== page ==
Spiral galaxy image data

Alexander Gruber
  • 14 Sep '18

I am trying to figure out how to download image data of as many galaxies as possible, as high resolution as possible. I'm particularly interested in the data being separated into types (e.g. "spirals", "ellipticals", etc.) if that is possible.

I'm having difficulty understanding the guide for accessing the data. Is there a simple way to do a bulk download like this?

Dylan Nelson
  • 14 Sep '18

Hi Alex,

Are you just interested in PNGs, or do you need the images in actual scientific units?

There aren't any simple measurements of type (e.g. spiral vs elliptical) in the group catalogs, but there are a few supplementary catalogs which have some relevant information. If you download one of these, you can use it to make a selection of 'subhalo IDs' for each type, then you could run a wget command to download the images for all the subhalos in each list.

You can look either at the "(b) Photometric Non-Parametric Stellar Morphologies" catalog, then you will maybe need to read a bit in the reference what "Gini,M20" means and how to use it to separate out the types you're interested in. Or you could use the "(c) Stellar Circularities" catalog, taking high values of the "CircAbove07Frac" parameter as indicators of a disk.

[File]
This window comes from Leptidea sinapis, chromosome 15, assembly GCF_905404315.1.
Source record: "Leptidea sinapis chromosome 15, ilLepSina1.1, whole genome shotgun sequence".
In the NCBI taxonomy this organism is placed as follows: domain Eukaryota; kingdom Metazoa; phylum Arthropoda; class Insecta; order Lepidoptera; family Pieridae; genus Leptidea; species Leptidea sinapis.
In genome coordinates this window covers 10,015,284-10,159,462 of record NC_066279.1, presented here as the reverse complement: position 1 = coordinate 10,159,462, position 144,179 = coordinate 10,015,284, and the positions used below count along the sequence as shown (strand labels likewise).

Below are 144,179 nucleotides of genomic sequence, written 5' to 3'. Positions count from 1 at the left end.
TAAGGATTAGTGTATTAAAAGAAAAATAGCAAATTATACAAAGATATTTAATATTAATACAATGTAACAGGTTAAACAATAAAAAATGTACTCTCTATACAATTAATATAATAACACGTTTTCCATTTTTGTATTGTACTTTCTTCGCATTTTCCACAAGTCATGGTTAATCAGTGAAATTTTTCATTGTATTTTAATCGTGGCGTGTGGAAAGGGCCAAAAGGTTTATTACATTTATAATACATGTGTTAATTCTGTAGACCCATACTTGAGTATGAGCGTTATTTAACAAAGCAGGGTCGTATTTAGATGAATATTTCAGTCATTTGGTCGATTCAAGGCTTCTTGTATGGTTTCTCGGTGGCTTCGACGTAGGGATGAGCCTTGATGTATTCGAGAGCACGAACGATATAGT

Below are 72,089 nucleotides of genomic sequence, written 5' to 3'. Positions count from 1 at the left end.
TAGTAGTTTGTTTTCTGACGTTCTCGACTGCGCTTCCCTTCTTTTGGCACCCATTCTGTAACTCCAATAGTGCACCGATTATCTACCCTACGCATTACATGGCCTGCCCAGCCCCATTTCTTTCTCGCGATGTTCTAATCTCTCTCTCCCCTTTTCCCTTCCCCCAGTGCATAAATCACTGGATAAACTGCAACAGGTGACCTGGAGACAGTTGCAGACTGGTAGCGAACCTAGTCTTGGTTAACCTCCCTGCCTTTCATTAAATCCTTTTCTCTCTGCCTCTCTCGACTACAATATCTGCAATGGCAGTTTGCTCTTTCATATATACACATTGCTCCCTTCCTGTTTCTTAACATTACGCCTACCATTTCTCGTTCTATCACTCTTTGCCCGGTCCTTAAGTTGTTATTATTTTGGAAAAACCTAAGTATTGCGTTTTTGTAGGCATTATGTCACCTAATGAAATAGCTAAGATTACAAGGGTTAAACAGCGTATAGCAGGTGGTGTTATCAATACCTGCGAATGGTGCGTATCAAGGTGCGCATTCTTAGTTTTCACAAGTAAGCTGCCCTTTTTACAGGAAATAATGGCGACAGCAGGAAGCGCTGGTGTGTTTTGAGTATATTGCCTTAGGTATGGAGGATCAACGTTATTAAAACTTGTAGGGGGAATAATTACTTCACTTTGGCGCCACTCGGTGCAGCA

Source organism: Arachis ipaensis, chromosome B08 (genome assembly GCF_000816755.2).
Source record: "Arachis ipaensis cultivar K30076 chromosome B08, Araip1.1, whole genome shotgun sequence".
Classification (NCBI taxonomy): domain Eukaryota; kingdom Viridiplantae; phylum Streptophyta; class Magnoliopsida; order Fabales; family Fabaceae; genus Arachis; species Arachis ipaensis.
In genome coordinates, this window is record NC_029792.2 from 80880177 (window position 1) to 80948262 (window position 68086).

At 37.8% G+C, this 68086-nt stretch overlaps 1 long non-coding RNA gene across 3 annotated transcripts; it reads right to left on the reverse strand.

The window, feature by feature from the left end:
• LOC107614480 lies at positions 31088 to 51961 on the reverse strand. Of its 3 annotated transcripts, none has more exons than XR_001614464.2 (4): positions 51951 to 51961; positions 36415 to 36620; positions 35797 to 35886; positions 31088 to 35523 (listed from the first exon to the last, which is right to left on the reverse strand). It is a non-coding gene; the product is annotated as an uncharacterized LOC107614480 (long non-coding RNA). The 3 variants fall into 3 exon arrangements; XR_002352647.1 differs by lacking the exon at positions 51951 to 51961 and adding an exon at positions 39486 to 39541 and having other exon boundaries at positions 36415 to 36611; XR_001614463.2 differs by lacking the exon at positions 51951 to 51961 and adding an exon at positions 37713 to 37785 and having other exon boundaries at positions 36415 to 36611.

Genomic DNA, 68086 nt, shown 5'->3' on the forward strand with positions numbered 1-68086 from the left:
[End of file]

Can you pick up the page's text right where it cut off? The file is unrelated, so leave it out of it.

Alexander Gruber
  • 1
  • 14 Sep '18

I am just interested in PNGs (at least, at the moment). This would be for an image processing experiment so scale is not super important.

I see the list of subhalo commands (I think) but I confess I'm not sure how to construct a wget or any other type of download right now. I'm at square one. The documentation is a little overwhelming. Is this the right page to be looking at for just basic downloading? Do I need to register for an API key? Forgive my ignorance.

Dylan Nelson
  • 14 Sep '18

Hi Alex,

An easy way is maybe to wget a list of links that you first put in a text file.

The links will look like:

http://www.illustris-project.org/api/Illustris-1/snapshots/135/subhalos/132699/stellar_mocks/image_fof.png

where the number 132699 is the subhalo ID, and this is the only thing you need to change.

To get a list of subhalo IDs, I suggest you download the Stellar Circularities supplemental catalog for Illustris-1 at z=0. This is an HDF5 file, described on the documentation page - one entry is SubfindID, this is what you need. You could just try to get the first 10 or 100 using this procedure, then later sort them by the CircAbove07Frac field as I mentioned above.